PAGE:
Business
Why free stuff sucks

Why free stuff sucks

I’ve been talking to a lot of people lately about “building your email list.” They say rule number 1 is to give something away. Okay, I guess there’s merit to that suggestion. But quantity does not equal quality. If you want quality subscribers who are more likely to buy whatever it is you’re going to sell in the future, you want people who have already shown a willingness to buy from you.

zombie snacks

I’ve been running booths at trade shows since the early ’80s. No matter what the focus of the show, the aisles are full of what I call “stock market zombies.” Almost immediately upon entering a show, they get a bag. Sometimes one of the vendors provides them at check-in. Without thinking, gaping and with a thousand-meter gaze, these people begin to crawl back and forth through the corridors, turning their heads from side to side. While distracting the booth staff with meaningless questions like “What exactly do you do?”, his hands pick up anything that isn’t nailed down. Lots of stall vendors give things away, and I’ve seen bag zombies clear a table in a matter of seconds. Some have no shame, they’ll literally take as much as they can in your bag.

Now here’s the sad part. These zombies will leave the show, loaded down with bags full of perfectly good marketing materials that vendors have paid good money for. They will take those bags to the office, or home, and put them in a corner. Other things pile up in the bags. From six months to several years later, these zombies discover the bags. They stick their heads out and look confused at a pile of trash they stole. Since it doesn’t work for them, they throw it all away. All the time marketers spent planning their swag, perfecting their sales pitch…all the money they spent designing, producing, and shipping their marketing swag…gone. All wasted.

That is not worth it

I’ve talked to dozens of people who got free downloads. Books, stories, white papers… it doesn’t matter. Less than 1% of them have read everything they received for free. Less than 10% read some of your free downloads. The rest read nothing. They collect stuff because it’s free. And they treat it with exactly the care and consideration a free download deserves: they ignore it. They don’t value what they get for free. Since it was free, they don’t take the time to read it. Free stuff is not worth it to them, and any effort put in by the giver is also wasted. Whether it’s an author giving away a sample chapter or a company giving away a comparison chart, these digital bag zombies suck it up and put it on their hard drives, where it sits in the dark until, at some point, , the downloader removes it.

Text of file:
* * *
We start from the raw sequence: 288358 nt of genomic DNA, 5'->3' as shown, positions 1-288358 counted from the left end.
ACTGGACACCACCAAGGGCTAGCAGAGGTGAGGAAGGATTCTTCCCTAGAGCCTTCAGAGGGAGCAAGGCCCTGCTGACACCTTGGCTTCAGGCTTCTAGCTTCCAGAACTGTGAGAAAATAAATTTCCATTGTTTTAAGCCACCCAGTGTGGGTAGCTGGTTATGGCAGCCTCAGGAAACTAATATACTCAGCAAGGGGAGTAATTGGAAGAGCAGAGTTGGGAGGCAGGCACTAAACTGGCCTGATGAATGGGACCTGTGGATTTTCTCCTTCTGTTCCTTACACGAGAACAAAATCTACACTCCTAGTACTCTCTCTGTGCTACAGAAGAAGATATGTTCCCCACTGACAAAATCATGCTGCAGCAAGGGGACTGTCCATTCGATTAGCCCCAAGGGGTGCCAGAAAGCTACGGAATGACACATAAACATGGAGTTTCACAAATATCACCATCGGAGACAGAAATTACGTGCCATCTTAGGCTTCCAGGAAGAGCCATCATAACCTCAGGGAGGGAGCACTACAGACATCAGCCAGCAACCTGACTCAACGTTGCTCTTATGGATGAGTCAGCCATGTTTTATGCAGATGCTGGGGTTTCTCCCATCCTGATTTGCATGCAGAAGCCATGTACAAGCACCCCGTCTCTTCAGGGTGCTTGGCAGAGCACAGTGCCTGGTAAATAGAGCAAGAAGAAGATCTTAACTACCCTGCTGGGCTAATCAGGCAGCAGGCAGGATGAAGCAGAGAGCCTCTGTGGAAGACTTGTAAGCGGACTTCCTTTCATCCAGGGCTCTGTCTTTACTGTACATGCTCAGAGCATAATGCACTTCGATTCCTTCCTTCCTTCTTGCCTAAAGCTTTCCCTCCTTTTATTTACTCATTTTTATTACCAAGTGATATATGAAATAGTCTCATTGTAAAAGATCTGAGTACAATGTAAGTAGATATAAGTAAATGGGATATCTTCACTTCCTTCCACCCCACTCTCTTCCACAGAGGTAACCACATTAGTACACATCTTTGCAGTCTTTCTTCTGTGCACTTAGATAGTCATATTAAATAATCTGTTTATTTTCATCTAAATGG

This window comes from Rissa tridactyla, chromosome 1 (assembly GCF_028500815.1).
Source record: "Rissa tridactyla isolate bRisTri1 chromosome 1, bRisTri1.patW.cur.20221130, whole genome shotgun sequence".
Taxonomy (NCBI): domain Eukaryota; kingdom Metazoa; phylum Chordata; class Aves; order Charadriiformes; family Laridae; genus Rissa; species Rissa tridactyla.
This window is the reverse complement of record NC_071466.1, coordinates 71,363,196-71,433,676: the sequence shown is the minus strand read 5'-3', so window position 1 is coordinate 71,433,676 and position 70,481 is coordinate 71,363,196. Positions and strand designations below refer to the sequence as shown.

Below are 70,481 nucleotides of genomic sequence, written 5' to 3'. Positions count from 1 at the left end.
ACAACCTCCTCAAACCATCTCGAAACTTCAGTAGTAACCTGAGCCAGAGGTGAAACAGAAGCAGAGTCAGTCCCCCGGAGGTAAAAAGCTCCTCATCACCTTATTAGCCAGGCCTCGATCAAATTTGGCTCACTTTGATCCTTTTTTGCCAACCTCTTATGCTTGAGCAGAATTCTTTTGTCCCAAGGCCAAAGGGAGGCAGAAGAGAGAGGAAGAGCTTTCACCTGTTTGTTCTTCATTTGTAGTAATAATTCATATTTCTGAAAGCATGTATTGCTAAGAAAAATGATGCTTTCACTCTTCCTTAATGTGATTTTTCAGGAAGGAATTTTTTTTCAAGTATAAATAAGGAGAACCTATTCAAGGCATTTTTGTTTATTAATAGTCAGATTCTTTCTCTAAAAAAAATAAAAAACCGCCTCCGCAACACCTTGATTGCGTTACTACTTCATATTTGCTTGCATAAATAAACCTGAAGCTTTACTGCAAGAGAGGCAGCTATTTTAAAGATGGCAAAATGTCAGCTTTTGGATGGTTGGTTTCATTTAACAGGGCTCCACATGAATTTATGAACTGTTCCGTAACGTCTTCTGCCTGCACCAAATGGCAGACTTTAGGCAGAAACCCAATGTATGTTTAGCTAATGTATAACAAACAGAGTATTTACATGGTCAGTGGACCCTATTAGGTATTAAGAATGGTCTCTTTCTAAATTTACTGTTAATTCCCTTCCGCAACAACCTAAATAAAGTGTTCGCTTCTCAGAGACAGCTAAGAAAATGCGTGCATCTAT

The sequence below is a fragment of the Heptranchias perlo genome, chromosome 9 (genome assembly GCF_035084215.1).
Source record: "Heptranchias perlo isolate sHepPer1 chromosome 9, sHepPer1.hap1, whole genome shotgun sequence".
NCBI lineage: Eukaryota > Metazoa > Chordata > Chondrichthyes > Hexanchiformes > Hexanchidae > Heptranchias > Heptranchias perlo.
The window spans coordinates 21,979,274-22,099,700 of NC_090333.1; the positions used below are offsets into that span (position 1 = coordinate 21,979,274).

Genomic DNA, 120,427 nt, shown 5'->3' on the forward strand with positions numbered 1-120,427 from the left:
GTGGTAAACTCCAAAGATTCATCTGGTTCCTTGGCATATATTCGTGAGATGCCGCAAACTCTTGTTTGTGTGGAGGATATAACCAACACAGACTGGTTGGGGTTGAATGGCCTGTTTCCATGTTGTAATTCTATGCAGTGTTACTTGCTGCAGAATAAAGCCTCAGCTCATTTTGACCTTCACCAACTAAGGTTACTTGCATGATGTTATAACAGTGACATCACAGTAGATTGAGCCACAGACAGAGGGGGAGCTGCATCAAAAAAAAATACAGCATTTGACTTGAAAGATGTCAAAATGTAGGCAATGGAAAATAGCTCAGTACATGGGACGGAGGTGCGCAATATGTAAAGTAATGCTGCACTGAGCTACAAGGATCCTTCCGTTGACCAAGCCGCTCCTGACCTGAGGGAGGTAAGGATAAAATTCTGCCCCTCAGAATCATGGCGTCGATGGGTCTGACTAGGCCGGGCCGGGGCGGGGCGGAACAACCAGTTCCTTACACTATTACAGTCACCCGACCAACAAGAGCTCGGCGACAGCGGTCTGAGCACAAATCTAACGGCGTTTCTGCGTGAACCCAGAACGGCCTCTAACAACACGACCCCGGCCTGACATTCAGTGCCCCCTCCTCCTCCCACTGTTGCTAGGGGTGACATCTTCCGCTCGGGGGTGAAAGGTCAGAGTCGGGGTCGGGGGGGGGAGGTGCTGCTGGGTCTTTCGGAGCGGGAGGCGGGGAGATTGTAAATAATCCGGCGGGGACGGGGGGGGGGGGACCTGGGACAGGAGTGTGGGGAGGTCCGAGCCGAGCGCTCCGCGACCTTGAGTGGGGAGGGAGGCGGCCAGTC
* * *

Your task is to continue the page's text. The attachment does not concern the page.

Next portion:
What is the solution?

So if giving things away works for building an email list, what can you do to turn a quantity list into a quality list? The fancy word is segmentation. That is, divide your list into people who are stock market zombies and those who are genuinely interested in what you have to offer. You sell them something.

Now, I’m not talking about something expensive. A line doesn’t have to be a mile wide to be a line, it just has to exist. One of my clients offers a service that is worth $600 for $49. Another customer is offering an entire book for $0.99. is what I call interest test. It is a minuscule price, the goal of which is to make them take out their wallet. It makes them take an extra step, the same step they would have to take when paying you $100, or a thousand dollars. And define the fact that this person is interested enough in what you have to offer that they will pay something for it. After that, you just have to find the highest price point they’re willing to hit.

Yes, give away something free to build your email list. Make sure they get that gift. But the next step you take should be to offer them something they have to pay for. Something small, at a low price. Don’t try to sell them extras or anything expensive. Just have them pull out their wallet. If they don’t buy Item A, offer them another inexpensive item, Item B. Offer a range of small, inexpensive items. But once they buy, move their name to another list. Call it “Purchased,” “Leads,” or whatever. But offer the stock market zombies an inexpensive line to cross. Once they cross it, you have a much more interesting and lucrative problem on your hands.

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